At Blenheim Primary School they were a bit more laid back. They also went on a tour of their area: most of the groups chose to do a tour of their area. At Blenheim they chose to write a letter to the Council, and the video includes this story of them looking at a waste site that's next to their school, being disappointed that it's not used for anything, and writing to the Council about that. You see Chabu going to the school office and phoning up Leeds City Council and asking to speak to somebody and getting their address, and then the children write letters. And then they get a letter back from the Council which responds to their concerns. And all this story plays out in the video. Ultimately they received no satisfaction but at least they'd had a chance to air their views.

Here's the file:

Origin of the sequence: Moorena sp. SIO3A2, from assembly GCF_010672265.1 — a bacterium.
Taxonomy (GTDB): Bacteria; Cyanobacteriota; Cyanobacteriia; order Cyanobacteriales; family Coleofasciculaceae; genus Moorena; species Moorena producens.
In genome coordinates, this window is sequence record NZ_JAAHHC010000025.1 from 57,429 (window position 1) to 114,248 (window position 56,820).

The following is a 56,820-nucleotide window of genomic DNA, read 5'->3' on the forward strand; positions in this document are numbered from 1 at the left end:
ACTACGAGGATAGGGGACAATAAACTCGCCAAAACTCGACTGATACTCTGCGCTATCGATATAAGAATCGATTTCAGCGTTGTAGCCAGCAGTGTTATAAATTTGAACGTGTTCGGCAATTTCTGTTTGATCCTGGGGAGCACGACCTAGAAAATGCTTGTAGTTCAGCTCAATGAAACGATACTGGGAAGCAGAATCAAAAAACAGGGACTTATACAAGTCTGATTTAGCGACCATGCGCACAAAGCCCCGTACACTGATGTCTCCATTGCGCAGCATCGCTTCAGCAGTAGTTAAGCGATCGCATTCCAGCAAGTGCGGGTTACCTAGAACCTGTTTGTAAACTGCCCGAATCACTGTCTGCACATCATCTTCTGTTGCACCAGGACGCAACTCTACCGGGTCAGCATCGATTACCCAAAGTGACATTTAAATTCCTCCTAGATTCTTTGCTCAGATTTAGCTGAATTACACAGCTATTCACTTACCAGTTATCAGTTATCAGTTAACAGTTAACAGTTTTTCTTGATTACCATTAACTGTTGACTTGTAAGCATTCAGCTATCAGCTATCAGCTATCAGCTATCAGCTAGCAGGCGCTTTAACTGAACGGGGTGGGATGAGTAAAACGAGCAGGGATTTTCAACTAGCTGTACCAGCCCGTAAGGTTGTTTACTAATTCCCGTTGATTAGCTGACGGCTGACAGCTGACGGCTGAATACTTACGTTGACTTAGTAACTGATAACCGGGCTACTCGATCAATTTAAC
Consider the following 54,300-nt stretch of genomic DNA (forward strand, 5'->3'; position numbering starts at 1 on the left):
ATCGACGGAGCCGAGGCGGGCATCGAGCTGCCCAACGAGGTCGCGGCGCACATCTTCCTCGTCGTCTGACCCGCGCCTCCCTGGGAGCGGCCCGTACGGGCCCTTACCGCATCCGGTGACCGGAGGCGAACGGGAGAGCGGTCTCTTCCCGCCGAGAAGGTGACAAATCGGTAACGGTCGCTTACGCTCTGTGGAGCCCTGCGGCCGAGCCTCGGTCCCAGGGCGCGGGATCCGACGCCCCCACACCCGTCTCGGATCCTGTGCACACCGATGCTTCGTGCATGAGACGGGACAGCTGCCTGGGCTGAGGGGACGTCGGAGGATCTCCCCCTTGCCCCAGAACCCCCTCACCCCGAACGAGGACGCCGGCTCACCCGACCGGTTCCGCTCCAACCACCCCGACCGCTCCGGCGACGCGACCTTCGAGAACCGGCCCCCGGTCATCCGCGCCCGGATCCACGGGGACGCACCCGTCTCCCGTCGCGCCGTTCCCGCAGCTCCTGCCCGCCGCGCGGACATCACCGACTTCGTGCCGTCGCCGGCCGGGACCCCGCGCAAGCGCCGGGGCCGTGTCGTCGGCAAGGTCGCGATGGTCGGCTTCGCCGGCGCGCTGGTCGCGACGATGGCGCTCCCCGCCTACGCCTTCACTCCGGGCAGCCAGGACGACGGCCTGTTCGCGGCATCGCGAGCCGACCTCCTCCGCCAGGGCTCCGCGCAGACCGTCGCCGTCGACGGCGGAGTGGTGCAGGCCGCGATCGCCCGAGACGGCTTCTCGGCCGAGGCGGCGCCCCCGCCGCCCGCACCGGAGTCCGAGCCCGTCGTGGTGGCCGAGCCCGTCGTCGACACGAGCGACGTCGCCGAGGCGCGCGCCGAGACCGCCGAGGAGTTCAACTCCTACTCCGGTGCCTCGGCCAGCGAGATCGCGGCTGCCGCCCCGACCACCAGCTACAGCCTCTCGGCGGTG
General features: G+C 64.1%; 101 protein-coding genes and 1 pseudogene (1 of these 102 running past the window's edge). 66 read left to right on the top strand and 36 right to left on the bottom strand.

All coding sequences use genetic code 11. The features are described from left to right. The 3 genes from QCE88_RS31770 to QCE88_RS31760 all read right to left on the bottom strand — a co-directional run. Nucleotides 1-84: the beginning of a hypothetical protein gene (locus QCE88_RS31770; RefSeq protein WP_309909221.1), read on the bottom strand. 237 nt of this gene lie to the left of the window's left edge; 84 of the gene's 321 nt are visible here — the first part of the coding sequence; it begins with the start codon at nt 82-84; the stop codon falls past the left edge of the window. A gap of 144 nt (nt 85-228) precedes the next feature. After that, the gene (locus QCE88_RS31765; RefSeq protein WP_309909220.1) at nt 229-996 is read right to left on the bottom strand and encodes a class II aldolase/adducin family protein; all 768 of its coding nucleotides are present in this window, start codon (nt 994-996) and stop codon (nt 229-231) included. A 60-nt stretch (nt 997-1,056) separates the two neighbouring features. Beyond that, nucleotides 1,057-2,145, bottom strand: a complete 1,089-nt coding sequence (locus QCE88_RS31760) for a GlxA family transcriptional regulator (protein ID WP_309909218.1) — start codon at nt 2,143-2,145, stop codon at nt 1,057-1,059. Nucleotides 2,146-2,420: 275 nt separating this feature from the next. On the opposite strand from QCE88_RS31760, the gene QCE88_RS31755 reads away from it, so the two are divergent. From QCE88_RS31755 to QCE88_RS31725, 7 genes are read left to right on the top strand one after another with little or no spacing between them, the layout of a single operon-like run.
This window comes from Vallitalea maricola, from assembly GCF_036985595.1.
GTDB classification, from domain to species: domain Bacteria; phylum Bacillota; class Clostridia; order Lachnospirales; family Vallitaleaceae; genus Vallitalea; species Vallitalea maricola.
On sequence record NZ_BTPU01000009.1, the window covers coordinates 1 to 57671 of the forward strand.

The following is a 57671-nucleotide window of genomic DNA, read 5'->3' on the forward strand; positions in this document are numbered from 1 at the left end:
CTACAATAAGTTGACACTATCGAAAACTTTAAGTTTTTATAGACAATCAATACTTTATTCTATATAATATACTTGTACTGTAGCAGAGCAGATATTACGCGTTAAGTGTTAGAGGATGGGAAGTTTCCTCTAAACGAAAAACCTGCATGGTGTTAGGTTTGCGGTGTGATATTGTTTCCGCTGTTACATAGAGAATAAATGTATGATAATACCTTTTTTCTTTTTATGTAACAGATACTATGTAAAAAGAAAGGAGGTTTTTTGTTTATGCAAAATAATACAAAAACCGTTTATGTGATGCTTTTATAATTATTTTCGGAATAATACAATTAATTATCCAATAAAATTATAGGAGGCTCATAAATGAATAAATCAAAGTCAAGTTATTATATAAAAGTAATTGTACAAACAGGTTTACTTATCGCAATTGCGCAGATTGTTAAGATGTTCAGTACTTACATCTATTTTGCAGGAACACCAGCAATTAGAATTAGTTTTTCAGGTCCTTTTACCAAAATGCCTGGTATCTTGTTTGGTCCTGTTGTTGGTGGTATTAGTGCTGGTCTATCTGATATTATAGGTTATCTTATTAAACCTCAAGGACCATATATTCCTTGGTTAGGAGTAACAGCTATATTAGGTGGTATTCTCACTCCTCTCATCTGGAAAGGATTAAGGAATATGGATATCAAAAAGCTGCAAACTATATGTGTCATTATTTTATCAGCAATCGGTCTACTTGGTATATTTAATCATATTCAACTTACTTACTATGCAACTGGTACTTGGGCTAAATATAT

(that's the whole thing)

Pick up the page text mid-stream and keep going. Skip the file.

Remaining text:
At Brudenell Primary School, again, that was a tour of the area basically. On the left you've got Vinesh, the world's smallest boy, who was just lovely and stands in front of those posters going 'Why have they made a mess of this area?'.

And this one at Burley St Matthias, again it was a tour of the area. They interviewed some people as you can see happening there.

The group at Little London were the youngest group, all seven year olds, who still made some very interesting points about the environment. In particular, Miriam, sitting there on the top left, she's holding a plant to show her closeness to nature, and she's talking there about the 'everywhereness' of the environment and how, when you go out into the world – she's talking in a sing-song kind of way, and she's saying – 'When you go out into the playground, into the streets, the environment is everywhere. You've got to care for it.' And she talks about this for about 75 seconds, which is quite long.

And Royal Park Primary School, again, it's a tour of the area.

And this one, Weetwood, was also a tour of the area: they interviewed people, they went into shops. They reprimanded shopkeepers and restauranteurs for not recycling properly. And so on.